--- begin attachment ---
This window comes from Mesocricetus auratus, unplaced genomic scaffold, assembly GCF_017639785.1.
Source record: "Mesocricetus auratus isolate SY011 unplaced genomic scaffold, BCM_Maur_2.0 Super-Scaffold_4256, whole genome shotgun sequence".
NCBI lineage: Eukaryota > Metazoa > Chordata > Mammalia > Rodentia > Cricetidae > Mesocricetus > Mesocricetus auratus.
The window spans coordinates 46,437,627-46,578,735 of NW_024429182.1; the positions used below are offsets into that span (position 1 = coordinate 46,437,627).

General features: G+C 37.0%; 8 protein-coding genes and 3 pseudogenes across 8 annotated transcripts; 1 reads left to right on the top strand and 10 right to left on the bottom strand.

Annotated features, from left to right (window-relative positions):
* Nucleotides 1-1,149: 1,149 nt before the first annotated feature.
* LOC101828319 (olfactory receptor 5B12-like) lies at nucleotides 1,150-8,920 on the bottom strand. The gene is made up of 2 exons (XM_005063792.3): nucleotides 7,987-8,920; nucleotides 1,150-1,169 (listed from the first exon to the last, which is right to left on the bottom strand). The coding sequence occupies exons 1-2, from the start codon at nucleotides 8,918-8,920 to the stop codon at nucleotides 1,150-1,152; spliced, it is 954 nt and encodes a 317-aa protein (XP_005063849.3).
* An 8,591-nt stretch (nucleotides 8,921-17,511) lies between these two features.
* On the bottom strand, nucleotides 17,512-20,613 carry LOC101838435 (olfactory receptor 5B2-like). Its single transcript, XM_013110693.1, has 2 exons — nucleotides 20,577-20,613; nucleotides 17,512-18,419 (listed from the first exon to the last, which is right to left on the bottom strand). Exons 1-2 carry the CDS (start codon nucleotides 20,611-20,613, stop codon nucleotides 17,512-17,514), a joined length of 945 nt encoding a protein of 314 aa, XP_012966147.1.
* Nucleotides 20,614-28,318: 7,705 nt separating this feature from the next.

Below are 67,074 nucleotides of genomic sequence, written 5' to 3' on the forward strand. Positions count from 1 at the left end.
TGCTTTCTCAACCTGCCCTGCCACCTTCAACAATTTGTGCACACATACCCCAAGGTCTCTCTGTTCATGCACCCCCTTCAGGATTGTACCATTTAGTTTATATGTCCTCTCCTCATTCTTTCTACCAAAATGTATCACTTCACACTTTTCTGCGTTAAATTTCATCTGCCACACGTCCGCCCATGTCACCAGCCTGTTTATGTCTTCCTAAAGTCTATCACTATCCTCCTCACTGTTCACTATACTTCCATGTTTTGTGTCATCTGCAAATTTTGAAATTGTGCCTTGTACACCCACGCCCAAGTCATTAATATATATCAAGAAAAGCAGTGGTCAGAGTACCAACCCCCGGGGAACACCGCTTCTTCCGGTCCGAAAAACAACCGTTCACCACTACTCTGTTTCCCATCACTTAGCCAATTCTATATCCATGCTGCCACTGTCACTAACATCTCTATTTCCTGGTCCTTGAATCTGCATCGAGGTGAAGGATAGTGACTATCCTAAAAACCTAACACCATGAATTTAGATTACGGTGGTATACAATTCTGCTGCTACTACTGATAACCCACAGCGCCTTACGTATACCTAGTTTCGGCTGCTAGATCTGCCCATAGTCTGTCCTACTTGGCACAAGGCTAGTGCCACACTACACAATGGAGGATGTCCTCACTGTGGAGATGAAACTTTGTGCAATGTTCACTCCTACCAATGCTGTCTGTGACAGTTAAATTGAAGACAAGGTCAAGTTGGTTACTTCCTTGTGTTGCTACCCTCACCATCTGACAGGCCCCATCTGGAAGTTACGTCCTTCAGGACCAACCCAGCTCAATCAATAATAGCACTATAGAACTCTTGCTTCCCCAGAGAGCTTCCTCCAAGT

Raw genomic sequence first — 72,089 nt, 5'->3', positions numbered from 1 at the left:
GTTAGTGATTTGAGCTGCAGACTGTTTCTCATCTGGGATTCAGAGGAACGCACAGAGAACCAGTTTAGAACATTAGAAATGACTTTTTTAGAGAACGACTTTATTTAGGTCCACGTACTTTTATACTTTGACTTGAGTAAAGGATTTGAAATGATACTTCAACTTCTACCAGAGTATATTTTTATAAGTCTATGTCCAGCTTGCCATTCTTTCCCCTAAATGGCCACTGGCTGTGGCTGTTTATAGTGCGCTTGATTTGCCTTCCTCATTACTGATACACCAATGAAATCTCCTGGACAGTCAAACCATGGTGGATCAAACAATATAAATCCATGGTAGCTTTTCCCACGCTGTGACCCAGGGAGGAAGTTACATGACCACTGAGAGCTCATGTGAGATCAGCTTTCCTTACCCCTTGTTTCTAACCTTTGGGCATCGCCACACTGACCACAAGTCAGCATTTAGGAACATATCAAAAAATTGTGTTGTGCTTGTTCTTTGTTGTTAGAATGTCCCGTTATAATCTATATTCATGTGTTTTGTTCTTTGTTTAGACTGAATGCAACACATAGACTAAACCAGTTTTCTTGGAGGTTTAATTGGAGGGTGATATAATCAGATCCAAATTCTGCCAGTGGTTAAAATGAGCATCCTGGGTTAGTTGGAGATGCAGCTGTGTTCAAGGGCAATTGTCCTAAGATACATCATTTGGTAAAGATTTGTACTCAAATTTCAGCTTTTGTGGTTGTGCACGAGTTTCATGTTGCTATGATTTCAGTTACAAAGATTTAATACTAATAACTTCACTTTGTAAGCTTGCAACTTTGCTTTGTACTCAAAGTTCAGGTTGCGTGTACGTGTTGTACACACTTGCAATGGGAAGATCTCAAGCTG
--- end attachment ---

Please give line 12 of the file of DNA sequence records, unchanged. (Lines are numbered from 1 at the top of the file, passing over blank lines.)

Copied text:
Below are 67,074 nucleotides of genomic sequence, written 5' to 3' on the forward strand. Positions count from 1 at the left end.